We believe the "slippery distinction" between misfeasance and nonfeasance of a duty undertaken obscures the proper initial inquiry: Whether a particular defendant owes any duty at all to a particular plaintiff.

This Court and the Court of Appeals have defined a tort action stemming from misfeasance of a contractual obligation as the "violation of a legal duty separate and distinct from the contractual obligation." Rinaldo's Constr. Corp. v. Michigan Bell Tel. Co., 454 Mich 65, 84; 559 NW2d 647 (1997); see, also, e.g., Ferrett v. Gen. Motors Corp., 438 Mich 235, 245; 475 NW2d 243 (1991); Sherman v. Sea Ray Boats, Inc., 251 Mich App 41, 48; 649 NW2d 783 (2002).

We believe that the "separate and distinct" definition of misfeasance offers better guidance in determining whether a negligence action based on a contract and brought by a third party to that contract may lie because it focuses on the threshold question of duty in a negligence claim. As there can be no breach of a nonexistent duty, the former misfeasance/nonfeasance inquiry in a negligence case is defective because it improperly focuses on whether a duty was breached instead of whether a duty exists at all.

Accordingly, the lower courts should analyze tort actions based on a contract and brought by a plaintiff who is not a party to that contract by using a "separate and distinct" mode of analysis. Specifically, the threshold question is whether the defendant owed a duty to the plaintiff that is separate and distinct from the defendant's contractual obligations. If no independent duty exists, no tort action based on a contract will lie.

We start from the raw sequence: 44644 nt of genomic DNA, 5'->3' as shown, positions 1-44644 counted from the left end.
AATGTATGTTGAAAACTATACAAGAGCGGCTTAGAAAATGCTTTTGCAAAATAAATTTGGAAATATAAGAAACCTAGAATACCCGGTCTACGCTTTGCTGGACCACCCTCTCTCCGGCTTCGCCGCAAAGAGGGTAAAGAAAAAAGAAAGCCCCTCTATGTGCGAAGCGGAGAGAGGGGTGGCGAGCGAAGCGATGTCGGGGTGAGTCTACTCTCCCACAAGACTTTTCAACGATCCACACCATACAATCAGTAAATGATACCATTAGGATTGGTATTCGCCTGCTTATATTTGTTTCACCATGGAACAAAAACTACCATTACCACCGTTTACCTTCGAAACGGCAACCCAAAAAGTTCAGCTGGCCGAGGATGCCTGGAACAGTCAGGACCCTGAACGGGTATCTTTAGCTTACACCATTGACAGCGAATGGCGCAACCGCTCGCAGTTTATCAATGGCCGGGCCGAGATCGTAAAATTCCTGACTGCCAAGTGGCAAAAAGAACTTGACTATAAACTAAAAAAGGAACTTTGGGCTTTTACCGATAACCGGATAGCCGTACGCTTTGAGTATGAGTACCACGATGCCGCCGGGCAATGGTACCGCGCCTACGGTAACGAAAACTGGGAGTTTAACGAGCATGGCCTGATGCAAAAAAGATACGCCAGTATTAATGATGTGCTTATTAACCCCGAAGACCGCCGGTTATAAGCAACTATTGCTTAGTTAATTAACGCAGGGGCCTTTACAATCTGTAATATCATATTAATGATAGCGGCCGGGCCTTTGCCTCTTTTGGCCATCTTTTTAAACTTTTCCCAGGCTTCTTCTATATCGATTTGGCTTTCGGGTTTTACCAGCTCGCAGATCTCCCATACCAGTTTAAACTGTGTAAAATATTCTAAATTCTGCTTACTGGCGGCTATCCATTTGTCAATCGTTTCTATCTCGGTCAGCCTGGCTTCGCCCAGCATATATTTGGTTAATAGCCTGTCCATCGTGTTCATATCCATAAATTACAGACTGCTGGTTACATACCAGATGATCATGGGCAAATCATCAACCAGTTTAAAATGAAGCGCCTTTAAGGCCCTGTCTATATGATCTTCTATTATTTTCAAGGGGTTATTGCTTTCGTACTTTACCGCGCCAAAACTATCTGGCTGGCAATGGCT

This understanding is entirely consistent with the hypothetical example set out in Justice KELLY's concurring opinion. The hypothetical plaintiff described in the concurrence would have no need to pursue a cause of action on a third-party beneficiary theory because that plaintiff would have a direct cause of action against the premises owner who owed a duty to maintain a safe premises. The premises owner could then seek indemnification from the contractor for breach of a contractual duty. Thus, the concurrence's concern regarding this hypothetical plaintiff is unwarranted.

Applying that analysis here, the Court of Appeals erred in affirming the jury verdict and in holding that "evidence suggested that [CML] engaged in misfeasance distinct from any breach of contract." Unpublished opinion per curiam, issued March 19, 2002 (Docket No. 224019), p. 6. In truth, plaintiff claims CML breached its contract with defendant Comm-Co by failing to perform its contractual duty of plowing or salting the parking lot. She alleges no duty owed to her independent of the contract. Plaintiff thus fails to satisfy the threshold requirement of establishing a duty that CML owed to her under the "separate and distinct" approach set forth in this opinion.

The jury, however, found no breach of contract.

Plaintiff's claim fails using a misfeasance/nonfeasance analysis, as well because she alleges that CML committed nonfeasance by failing to perform its snow removal obligation at all. Because no special relationship exists between the parties in this case, and therefore defendant owed no duty to make safe the parking lot where plaintiff was injured, defendant CML's nonfeasance of its contractual obligation cannot satisfy the threshold requirement of establishing a duty owed to plaintiff under either the former misfeasance/nonfeasance dichotomy or the "separate and distinct" approach set forth in this opinion.